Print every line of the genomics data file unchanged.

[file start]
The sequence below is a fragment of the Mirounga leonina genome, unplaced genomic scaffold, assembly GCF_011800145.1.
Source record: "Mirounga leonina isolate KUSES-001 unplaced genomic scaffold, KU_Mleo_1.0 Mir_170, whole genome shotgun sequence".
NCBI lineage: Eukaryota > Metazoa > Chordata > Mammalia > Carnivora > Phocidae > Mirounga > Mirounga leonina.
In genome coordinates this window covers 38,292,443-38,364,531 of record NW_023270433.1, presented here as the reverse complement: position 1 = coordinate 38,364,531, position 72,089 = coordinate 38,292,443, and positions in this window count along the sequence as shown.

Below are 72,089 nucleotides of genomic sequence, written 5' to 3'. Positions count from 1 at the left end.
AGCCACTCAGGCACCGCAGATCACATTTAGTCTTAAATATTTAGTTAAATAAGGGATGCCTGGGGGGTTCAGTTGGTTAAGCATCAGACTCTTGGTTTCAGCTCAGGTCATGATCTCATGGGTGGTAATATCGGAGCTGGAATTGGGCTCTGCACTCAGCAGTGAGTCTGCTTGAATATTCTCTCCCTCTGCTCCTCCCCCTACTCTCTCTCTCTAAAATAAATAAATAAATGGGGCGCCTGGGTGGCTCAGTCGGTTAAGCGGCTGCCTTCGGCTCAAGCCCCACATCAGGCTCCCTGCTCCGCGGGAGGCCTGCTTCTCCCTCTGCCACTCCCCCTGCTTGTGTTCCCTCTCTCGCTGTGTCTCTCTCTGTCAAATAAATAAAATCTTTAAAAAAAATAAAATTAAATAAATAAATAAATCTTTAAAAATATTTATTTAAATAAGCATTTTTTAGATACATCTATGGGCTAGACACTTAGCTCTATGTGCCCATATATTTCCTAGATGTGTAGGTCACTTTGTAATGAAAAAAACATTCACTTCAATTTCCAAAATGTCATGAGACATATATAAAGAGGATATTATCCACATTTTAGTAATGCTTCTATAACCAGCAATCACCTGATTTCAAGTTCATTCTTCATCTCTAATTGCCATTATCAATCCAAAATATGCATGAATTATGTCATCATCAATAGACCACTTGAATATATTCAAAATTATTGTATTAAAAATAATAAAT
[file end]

The sequence below is a fragment of the Mirounga leonina genome, unplaced genomic scaffold, assembly GCF_011800145.1.
Source record: "Mirounga leonina isolate KUSES-001 unplaced genomic scaffold, KU_Mleo_1.0 Mir_170, whole genome shotgun sequence".
NCBI lineage: Eukaryota > Metazoa > Chordata > Mammalia > Carnivora > Phocidae > Mirounga > Mirounga leonina.
In genome coordinates this window covers 38,292,443-38,364,531 of record NW_023270433.1, presented here as the reverse complement: position 1 = coordinate 38,364,531, position 72,089 = coordinate 38,292,443, and positions in this window count along the sequence as shown.

Below are 72,089 nucleotides of genomic sequence, written 5' to 3'. Positions count from 1 at the left end.
AGCCACTCAGGCACCGCAGATCACATTTAGTCTTAAATATTTAGTTAAATAAGGGATGCCTGGGGGGTTCAGTTGGTTAAGCATCAGACTCTTGGTTTCAGCTCAGGTCATGATCTCATGGGTGGTAATATCGGAGCTGGAATTGGGCTCTGCACTCAGCAGTGAGTCTGCTTGAATATTCTCTCCCTCTGCTCCTCCCCCTACTCTCTCTCTCTAAAATAAATAAATAAATGGGGCGCCTGGGTGGCTCAGTCGGTTAAGCGGCTGCCTTCGGCTCAAGCCCCACATCAGGCTCCCTGCTCCGCGGGAGGCCTGCTTCTCCCTCTGCCACTCCCCCTGCTTGTGTTCCCTCTCTCGCTGTGTCTCTCTCTGTCAAATAAATAAAATCTTTAAAAAAAATAAAATTAAATAAATAAATAAATCTTTAAAAATATTTATTTAAATAAGCATTTTTTAGATACATCTATGGGCTAGACACTTAGCTCTATGTGCCCATATATTTCCTAGATGTGTAGGTCACTTTGTAATGAAAAAAACATTCACTTCAATTTCCAAAATGTCATGAGACATATATAAAGAGGATATTATCCACATTTTAGTAATGCTTCTATAACCAGCAATCACCTGATTTCAAGTTCATTCTTCATCTCTAATTGCCATTATCAATCCAAAATATGCATGAATTATGTCATCATCAATAGACCACTTGAATATATTCAAAATTATTGTATTAAAAATAATAAAT